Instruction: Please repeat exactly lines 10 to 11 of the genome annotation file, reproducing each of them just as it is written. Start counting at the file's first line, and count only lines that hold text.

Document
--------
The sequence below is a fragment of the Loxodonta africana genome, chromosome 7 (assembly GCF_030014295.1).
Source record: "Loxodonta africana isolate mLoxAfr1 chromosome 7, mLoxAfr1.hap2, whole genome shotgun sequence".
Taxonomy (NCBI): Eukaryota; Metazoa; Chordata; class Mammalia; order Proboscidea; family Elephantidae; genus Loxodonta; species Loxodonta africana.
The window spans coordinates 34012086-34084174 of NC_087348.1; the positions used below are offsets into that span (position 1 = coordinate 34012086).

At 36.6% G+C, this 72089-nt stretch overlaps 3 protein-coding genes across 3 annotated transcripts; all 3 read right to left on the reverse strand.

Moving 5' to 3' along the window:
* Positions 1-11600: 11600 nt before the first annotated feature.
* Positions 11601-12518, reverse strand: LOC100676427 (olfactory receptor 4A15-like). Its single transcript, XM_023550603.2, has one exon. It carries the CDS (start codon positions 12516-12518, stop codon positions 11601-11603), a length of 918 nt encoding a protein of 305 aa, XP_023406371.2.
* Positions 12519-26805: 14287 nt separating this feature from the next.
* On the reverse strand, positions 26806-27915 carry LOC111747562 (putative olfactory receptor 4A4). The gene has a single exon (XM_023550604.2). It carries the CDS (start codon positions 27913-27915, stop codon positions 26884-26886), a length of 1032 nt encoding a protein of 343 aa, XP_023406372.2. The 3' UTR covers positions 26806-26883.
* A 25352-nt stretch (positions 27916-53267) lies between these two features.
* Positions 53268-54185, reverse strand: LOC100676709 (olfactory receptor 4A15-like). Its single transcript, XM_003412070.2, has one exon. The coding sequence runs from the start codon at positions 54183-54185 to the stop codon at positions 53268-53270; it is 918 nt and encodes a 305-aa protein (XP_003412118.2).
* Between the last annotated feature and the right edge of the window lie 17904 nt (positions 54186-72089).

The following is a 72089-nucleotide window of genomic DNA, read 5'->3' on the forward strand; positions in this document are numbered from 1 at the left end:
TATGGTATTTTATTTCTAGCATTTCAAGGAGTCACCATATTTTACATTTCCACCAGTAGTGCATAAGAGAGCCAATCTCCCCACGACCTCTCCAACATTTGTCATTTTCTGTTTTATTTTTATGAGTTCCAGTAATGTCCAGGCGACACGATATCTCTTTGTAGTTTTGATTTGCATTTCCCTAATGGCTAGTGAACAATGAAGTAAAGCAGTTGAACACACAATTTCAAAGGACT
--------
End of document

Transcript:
* On the reverse strand, positions 26806-27915 carry LOC111747562 (putative olfactory receptor 4A4). The gene has a single exon (XM_023550604.2). It carries the CDS (start codon positions 27913-27915, stop codon positions 26884-26886), a length of 1032 nt encoding a protein of 343 aa, XP_023406372.2. The 3' UTR covers positions 26806-26883.
* A 25352-nt stretch (positions 27916-53267) lies between these two features.